14 Famous Bridges in Scotland (Scotland’s Most Iconic Bridges)
Scotland has a fantastic array of bridges, both large and small, ranging from ancient pack-horse crossings to sweeping engineering marvels. Plan your next trip to Scotland so that you can see at least one of our famous crossings.
In this fascinating guide, we look at some of Scotland’s most famous bridges.
Auld Brig o’ Doon
This 15th century cobblestone bridge spans the River Doon in the village of Alloway, Ayrshire. The Scots word for old is “auld,” and “brig” means bridge.
This beautiful bridge is so well-known that it appears on the Bank of Scotland’s £5 banknote.
The legendary Scottish poet, Robert Burns, was born in Alloway in 1759 and he refers to the bridge in his famous poem “Tam o’ Shanter”.
The bridge is also thought to have inspired the popular Lerner and Lowe musical “Brigadoon,” though the village itself was purely fictitious.
Brig o’ Balgowrie
Considered to be the oldest bridge in Scotland, legend has it that Bishop Henry Cheyne started work on the Brig o’Balgowrie towards the end of the 13th Century and that Robert the Bruce completed it.
The bridge we see today, which spans the River Don near Old Aberdeen and Seaton Park, was built in the early 17th century. It was built with the city’s famous silvery grey granite.
Clyde Arc Bridge
The bridge, which opened in 2006, is one of 21 that cross the River Clyde in the Glasgow area.
It has an impressive metal arch and connects the SEC campus on the north bank, including the impressive SSE Hydro Arena, to the media village on the south bank.
Unusually the bridge spans the River Clyde at an angle giving the crossing its nickname of “The Squinty Bridge”.
The Island of Seil is about 10 miles south of Oban and is known for its beautiful scenery and rich history. Visitors must cross the steeply humped Clachan Bridge, known locally as “The bridge over the Atlantic,” to reach this picturesque island.
What gave this historic bridge such an unusual name? This bridge spans Clachan Sound, which leads into the Atlantic Ocean. Engineer Robert Mylne built it in 1792 on the plans of local architect John Stevenson.
The historic Tigh a Truish inn is the first building reached after crossing the bridge from the mainland. The name derives from the period immediately following the 1745 Jacobite uprising, when the wearing of tartan and the kilt was prohibited. Travelers from the islands to the mainland would stop at the inn to change from their traditional highland attire into trousers.
This lovely seven-arched bridge spans the River Tweed, connecting Scotland and England. Prior to the completion of the bridge in 1767, the only way to cross the river was by ford. Coldstream was founded because it was the first suitable crossing point on the river north of Berwick.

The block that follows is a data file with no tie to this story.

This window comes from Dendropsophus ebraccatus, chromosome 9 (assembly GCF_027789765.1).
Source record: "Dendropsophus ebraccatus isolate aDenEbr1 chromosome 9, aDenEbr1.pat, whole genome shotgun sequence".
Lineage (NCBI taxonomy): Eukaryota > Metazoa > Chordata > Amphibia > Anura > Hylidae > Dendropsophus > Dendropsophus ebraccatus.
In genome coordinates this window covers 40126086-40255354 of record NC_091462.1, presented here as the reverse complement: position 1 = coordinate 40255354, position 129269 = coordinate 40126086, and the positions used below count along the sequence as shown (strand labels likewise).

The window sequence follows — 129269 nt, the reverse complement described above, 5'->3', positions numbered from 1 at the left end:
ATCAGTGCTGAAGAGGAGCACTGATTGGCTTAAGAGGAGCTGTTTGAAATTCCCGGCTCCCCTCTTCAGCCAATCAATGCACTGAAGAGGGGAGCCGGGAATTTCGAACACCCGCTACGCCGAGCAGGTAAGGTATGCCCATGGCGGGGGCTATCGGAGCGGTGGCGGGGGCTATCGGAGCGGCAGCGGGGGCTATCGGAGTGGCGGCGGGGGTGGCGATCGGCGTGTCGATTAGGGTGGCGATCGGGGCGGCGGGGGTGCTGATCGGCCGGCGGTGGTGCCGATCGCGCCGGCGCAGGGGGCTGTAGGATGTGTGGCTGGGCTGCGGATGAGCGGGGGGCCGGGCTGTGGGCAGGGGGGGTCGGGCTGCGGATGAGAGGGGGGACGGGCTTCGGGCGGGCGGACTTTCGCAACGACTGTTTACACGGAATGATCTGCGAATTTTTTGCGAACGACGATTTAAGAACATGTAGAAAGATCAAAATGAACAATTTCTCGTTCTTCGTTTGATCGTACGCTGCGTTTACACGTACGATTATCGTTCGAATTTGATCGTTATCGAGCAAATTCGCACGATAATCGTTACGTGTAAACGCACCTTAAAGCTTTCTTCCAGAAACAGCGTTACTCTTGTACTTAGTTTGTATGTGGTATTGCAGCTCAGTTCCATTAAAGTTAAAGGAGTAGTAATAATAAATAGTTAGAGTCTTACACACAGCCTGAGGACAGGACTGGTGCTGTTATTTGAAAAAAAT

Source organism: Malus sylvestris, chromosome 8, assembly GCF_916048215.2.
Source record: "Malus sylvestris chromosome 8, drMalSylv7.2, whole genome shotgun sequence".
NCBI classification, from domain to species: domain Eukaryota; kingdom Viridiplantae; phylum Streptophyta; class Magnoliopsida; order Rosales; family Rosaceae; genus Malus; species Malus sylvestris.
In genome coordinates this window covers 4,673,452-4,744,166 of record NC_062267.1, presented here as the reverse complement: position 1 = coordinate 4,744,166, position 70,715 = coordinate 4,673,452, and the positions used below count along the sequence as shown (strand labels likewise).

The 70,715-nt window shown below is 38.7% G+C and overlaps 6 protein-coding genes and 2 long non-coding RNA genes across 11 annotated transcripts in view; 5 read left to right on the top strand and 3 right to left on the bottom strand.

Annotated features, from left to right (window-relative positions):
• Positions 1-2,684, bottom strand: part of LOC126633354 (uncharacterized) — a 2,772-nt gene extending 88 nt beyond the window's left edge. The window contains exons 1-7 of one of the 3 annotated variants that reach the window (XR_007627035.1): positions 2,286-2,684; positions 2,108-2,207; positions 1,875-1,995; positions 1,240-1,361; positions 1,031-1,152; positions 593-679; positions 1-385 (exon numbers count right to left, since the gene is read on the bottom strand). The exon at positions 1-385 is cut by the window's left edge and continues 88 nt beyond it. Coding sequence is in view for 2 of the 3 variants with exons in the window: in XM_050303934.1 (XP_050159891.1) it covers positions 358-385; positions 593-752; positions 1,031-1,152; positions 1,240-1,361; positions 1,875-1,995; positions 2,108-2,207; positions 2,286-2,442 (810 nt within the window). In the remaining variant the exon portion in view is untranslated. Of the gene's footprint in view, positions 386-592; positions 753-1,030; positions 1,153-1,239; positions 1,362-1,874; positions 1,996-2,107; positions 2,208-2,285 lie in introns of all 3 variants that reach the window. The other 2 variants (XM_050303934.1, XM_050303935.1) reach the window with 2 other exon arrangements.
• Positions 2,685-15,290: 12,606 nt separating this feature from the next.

Coldstream residents witnessed the armies of Scotland and England march across the border to meet in battle over the centuries.
One infamous crossing occurred in 1513, when King James IV’s Scottish army marched to meet the English forces commanded by the Earl of Surrey at nearby Flodden Field. By the end of the Battle of Flodden, 10,000 Scots had died, including the King and the majority of his nobles.
Because of its proximity to the English border, Coldstream became a popular destination for eloping couples who would secretly marry in the tollhouse just across the bridge in Scotland.
Forth Rail Bridge
This magnificent structure is so important that UNESCO has designated it as a World Heritage Site. It is one of Scotland’s most recognizable landmarks, carrying the railway line from Edinburgh into the Kingdom of Fife across the Firth of Forth. Every day, approximately 200 trains cross the bridge, carrying approximately 3 million passengers.
When was the Forth Rail Bridge constructed?
The North British Railway built the Forth Bridge, as it is officially known, and it opened on March 4, 1890.
The herculean task of “painting the Forth Bridge,” traditionally painted red, has become a popular cliché for a never-ending task. New painting techniques mean that the most recent coat will last at least 25 years, putting an end to the tradition of constant painting.
There are now three bridges spanning three centuries that cross the Firth of Forth. The Forth Rail Bridge, built in 1890, was joined in 1964 by the Forth Road Bridge and the Queensferry Crossing.
The Glenfinnan Viaduct is a remarkable structure that spans 1,000 feet (305 meters) and is instantly recognisable due to its numerous TV and film appearances. There are 21 arches, the tallest of which is 100 feet (30. 5 meters).
What is the location of the Harry Potter Bridge?
The Glenfinnan Viaduct connects Fort William and Mallaig on the scenic West Highland railway line. The viaduct is located at the mouth of Loch Shiel, overlooking the evocative Glenfinnan Monument.